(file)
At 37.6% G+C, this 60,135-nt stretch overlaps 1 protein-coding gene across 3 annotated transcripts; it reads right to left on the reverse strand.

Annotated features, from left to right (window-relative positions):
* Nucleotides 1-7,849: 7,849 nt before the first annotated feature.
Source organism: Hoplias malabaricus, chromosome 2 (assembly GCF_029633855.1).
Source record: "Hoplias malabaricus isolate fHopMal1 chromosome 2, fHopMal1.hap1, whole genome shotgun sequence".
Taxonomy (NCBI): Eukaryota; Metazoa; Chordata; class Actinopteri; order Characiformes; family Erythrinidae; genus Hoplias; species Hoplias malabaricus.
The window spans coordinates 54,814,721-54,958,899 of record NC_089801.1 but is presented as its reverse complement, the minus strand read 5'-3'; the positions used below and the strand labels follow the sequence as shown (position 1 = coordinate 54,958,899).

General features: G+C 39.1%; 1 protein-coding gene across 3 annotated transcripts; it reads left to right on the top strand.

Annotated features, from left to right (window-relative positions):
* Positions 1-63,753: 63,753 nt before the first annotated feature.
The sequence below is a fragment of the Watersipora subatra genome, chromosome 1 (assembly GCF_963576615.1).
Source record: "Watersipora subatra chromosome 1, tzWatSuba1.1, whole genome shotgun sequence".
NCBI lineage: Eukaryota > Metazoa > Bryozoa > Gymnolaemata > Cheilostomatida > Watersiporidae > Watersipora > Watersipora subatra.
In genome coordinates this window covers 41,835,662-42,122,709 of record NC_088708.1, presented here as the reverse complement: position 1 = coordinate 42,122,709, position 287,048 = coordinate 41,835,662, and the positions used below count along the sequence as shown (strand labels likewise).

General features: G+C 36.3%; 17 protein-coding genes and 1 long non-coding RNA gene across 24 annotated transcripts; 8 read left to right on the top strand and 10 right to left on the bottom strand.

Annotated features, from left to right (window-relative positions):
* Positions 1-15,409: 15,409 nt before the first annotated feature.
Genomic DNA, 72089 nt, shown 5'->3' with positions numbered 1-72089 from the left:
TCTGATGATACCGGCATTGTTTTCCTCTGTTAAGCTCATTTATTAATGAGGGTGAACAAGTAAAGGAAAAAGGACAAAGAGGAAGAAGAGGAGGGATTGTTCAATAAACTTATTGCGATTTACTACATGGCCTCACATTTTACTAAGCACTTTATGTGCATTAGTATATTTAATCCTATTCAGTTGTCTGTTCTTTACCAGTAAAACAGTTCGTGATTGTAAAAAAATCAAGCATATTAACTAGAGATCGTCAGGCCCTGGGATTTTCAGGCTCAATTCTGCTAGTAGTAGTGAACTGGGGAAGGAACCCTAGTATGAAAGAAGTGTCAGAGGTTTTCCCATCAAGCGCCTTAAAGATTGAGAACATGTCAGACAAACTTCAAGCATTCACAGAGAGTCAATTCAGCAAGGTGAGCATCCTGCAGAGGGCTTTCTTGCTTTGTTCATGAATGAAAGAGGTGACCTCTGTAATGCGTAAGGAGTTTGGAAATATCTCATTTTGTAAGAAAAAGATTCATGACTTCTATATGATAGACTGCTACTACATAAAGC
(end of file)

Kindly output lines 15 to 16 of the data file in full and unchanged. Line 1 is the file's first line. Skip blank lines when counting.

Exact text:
General features: G+C 36.3%; 17 protein-coding genes and 1 long non-coding RNA gene across 24 annotated transcripts; 8 read left to right on the top strand and 10 right to left on the bottom strand.

Annotated features, from left to right (window-relative positions):